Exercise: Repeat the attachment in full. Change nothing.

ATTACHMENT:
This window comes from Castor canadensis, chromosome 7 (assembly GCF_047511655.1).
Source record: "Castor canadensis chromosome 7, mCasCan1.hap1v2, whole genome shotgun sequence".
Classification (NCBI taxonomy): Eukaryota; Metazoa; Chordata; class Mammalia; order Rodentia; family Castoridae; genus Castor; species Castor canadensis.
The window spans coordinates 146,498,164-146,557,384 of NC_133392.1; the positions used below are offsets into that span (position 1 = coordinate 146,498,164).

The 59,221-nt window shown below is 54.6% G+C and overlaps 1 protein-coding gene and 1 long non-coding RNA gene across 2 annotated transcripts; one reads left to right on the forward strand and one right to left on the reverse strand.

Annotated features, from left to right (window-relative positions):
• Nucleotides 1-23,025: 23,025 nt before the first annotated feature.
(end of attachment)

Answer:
This window comes from Castor canadensis, chromosome 7 (assembly GCF_047511655.1).
Source record: "Castor canadensis chromosome 7, mCasCan1.hap1v2, whole genome shotgun sequence".
Classification (NCBI taxonomy): Eukaryota; Metazoa; Chordata; class Mammalia; order Rodentia; family Castoridae; genus Castor; species Castor canadensis.
The window spans coordinates 146,498,164-146,557,384 of NC_133392.1; the positions used below are offsets into that span (position 1 = coordinate 146,498,164).

The 59,221-nt window shown below is 54.6% G+C and overlaps 1 protein-coding gene and 1 long non-coding RNA gene across 2 annotated transcripts; one reads left to right on the forward strand and one right to left on the reverse strand.

Annotated features, from left to right (window-relative positions):
• Nucleotides 1-23,025: 23,025 nt before the first annotated feature.